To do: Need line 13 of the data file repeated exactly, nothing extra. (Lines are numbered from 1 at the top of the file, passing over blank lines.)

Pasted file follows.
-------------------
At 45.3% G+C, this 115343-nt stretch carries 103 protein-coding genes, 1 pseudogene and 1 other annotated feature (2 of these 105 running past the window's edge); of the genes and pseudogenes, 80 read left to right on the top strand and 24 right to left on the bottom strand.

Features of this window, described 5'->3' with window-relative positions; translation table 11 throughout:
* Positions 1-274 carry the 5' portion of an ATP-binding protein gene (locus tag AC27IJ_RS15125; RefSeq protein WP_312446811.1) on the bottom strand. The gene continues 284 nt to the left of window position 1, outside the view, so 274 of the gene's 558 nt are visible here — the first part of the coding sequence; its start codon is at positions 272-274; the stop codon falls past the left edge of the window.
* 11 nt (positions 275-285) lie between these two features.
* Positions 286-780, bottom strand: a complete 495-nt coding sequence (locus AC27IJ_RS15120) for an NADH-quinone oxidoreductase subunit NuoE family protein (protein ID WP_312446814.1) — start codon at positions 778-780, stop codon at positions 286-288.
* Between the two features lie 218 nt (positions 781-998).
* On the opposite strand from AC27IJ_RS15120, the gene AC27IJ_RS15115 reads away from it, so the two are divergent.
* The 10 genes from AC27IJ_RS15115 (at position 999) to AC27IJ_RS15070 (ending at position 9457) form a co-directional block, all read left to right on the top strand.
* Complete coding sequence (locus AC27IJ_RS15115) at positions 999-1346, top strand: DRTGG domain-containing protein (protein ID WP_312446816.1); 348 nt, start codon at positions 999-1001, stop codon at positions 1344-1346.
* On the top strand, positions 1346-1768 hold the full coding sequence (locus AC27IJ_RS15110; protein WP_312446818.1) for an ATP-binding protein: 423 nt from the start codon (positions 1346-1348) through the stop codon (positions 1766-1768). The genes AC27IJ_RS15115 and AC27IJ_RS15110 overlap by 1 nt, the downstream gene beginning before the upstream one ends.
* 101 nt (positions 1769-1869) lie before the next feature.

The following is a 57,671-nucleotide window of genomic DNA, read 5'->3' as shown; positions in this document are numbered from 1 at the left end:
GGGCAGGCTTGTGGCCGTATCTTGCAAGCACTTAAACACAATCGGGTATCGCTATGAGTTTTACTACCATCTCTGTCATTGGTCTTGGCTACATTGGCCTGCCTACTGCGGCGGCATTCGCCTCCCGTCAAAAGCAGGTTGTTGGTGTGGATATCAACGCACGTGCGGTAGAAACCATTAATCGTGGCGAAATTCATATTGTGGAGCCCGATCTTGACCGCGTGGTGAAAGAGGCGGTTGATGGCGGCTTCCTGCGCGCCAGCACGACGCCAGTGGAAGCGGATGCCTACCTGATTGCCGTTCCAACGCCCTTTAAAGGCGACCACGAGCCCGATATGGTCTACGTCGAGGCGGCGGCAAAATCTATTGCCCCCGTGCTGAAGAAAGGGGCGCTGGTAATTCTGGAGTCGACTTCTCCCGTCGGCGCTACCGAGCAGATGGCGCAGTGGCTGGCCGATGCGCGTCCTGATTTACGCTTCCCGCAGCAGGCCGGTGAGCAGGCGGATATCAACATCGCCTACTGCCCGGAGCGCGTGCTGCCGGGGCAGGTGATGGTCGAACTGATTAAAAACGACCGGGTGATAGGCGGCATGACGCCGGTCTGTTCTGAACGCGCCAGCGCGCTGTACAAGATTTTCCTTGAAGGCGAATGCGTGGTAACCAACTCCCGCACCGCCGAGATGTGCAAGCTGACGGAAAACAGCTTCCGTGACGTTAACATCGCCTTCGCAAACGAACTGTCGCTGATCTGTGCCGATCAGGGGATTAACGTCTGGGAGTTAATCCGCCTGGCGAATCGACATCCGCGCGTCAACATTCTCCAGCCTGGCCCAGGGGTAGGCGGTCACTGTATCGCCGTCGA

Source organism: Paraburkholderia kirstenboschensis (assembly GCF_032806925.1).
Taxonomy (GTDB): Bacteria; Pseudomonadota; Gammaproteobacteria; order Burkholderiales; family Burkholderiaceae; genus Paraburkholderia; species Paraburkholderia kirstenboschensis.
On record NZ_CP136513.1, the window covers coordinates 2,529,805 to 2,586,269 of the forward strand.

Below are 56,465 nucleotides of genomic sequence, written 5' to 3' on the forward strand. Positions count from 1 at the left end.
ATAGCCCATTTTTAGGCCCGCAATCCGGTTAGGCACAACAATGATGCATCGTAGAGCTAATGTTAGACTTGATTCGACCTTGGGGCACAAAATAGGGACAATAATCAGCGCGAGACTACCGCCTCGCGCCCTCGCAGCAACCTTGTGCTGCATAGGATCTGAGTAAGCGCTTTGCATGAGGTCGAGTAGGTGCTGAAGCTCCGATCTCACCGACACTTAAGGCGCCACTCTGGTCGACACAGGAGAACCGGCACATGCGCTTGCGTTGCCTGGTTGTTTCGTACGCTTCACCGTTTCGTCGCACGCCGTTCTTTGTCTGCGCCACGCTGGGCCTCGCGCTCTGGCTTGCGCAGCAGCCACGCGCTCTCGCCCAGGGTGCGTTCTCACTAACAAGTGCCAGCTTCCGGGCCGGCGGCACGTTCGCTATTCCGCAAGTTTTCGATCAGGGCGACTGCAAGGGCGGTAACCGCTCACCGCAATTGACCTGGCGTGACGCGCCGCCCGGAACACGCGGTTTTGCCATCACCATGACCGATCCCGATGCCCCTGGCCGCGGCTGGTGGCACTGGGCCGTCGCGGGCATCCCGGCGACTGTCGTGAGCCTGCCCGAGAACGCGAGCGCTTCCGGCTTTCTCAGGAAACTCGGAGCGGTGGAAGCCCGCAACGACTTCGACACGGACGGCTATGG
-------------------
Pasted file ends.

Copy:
GGGCAGGCTTGTGGCCGTATCTTGCAAGCACTTAAACACAATCGGGTATCGCTATGAGTTTTACTACCATCTCTGTCATTGGTCTTGGCTACATTGGCCTGCCTACTGCGGCGGCATTCGCCTCCCGTCAAAAGCAGGTTGTTGGTGTGGATATCAACGCACGTGCGGTAGAAACCATTAATCGTGGCGAAATTCATATTGTGGAGCCCGATCTTGACCGCGTGGTGAAAGAGGCGGTTGATGGCGGCTTCCTGCGCGCCAGCACGACGCCAGTGGAAGCGGATGCCTACCTGATTGCCGTTCCAACGCCCTTTAAAGGCGACCACGAGCCCGATATGGTCTACGTCGAGGCGGCGGCAAAATCTATTGCCCCCGTGCTGAAGAAAGGGGCGCTGGTAATTCTGGAGTCGACTTCTCCCGTCGGCGCTACCGAGCAGATGGCGCAGTGGCTGGCCGATGCGCGTCCTGATTTACGCTTCCCGCAGCAGGCCGGTGAGCAGGCGGATATCAACATCGCCTACTGCCCGGAGCGCGTGCTGCCGGGGCAGGTGATGGTCGAACTGATTAAAAACGACCGGGTGATAGGCGGCATGACGCCGGTCTGTTCTGAACGCGCCAGCGCGCTGTACAAGATTTTCCTTGAAGGCGAATGCGTGGTAACCAACTCCCGCACCGCCGAGATGTGCAAGCTGACGGAAAACAGCTTCCGTGACGTTAACATCGCCTTCGCAAACGAACTGTCGCTGATCTGTGCCGATCAGGGGATTAACGTCTGGGAGTTAATCCGCCTGGCGAATCGACATCCGCGCGTCAACATTCTCCAGCCTGGCCCAGGGGTAGGCGGTCACTGTATCGCCGTCGA